We recently received an email from an observer who had just completed his K-3 recertification and had some difficulty with Teacher Sensitivity. He stated that he was uncertain how to code the indicator of Addresses Problems if the students do not appear to have difficulties. He wondered if he needed to be more attentive to minor signs of awareness and responsiveness. If you've ever wondered that yourself or have had a trainee ask you that question, read on to see our response.
Early educators are prepared for transitions in a child’s life. Whether it’s introducing them to solid foods, teaching them how to paint within the lines, or even toilet training, it’s important to help children ease into new responsibilities by instilling confidence in them. One of the more significant transitions is from a child care setting to kindergarten. As children get closer to five years of age, it’s vital toprepare them for a smooth transition into kindergarten, but depending on where they are coming from— a family child care, their own homes, or a center-based setting—their transition might be more noticeable and/or challenging.
¿Sabías que CLASS se utiliza en más de 30 países alrededor del mundo? Estudios a nivel mundial han demostrado que CLASS es una herramienta válida en diversos contextos culturales. Nos da gusto lanzar un blog internacional llamado Punto de Mira, el cual está dedicado a destacar el uso global de CLASS. Si vives fuera de los Estados Unidos y te interesa compartir la experiencia de tu implementación de CLASS en nuestro blog, por favor, contacte a Lorena Sernett, gerente de cuentas internacionales de Teachstone.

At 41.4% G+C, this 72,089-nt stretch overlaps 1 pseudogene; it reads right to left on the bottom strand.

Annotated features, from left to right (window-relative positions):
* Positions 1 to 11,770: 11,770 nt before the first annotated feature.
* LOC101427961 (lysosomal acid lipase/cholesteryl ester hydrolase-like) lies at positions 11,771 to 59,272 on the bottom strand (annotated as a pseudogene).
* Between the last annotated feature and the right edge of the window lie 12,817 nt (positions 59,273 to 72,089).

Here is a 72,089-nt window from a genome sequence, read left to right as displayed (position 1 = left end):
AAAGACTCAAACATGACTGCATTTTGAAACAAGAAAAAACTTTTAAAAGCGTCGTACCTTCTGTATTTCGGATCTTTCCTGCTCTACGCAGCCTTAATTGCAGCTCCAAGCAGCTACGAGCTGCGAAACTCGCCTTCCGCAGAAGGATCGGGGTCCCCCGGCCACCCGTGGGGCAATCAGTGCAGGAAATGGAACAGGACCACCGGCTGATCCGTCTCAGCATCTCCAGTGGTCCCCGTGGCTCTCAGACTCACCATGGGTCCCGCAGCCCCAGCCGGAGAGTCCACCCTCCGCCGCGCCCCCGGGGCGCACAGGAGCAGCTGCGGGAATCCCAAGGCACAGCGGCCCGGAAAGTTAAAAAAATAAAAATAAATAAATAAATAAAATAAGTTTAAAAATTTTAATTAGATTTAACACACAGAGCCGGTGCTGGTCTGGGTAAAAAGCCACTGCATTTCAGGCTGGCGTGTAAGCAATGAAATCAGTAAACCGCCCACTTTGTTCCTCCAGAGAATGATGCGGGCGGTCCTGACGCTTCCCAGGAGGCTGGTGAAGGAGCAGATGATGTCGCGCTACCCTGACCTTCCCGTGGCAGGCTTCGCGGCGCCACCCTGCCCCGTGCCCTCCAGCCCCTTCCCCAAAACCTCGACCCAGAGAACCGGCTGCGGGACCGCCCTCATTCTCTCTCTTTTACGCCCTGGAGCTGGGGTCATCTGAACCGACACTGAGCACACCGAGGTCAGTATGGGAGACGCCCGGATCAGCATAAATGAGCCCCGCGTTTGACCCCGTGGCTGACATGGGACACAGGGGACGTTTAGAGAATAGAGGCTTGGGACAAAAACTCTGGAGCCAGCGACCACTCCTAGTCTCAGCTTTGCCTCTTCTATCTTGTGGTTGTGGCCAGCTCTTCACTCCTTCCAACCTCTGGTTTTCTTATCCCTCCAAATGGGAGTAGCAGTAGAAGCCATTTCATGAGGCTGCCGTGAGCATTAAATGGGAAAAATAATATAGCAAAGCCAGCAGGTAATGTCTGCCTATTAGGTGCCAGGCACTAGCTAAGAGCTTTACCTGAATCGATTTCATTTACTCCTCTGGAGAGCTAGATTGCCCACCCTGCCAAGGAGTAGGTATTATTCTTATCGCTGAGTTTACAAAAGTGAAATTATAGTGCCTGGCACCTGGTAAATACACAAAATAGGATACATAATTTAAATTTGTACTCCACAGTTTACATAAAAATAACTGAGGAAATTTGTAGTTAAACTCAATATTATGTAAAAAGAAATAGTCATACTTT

Did you know that CLASS is now being used in more than 30 countries across the globe? Research studies worldwide have already shown that CLASS has been validated in varying cultural contexts. We are excited to launch an internationally-focused blog on CLASS use around the world called Country Spotlight. If you live in a country outside the United States and would like to submit a blog about your CLASS implementation, please contact Lorena Sernett, Teachstone's international account manager.
When I was in middle school and high school, I frustrated teachers at every turn. I had plenty of ability but wasn’t motivated to put forth much effort and was the source of constant behavioral issues. I would trade stories with my friends, and it was clear that everyone knew I was as big a problem in the classroom. I always wondered, "Why do I never receive a referral when my friends often do?" I now realize the answer may have been in the mirror the whole time: my skin tone.
I recently completed a Train-The-Trainer program with an enthusiastic and well-prepared group of CLASS observers. Yet, despite their status as certified CLASS observers, several of them were identifying basic conversational exchanges as feedback loops.
It's true, school cafeterias have a bad rap. Experiences in cafeterias have contributed to some low CLASS scores. For example, one observer was scoring a group of preschoolers in a public school cafeteria where all the children were required to be silent during lunch. One can hardly score high on Language Modeling or other CLASS dimensions when the children are asked to sit in silence!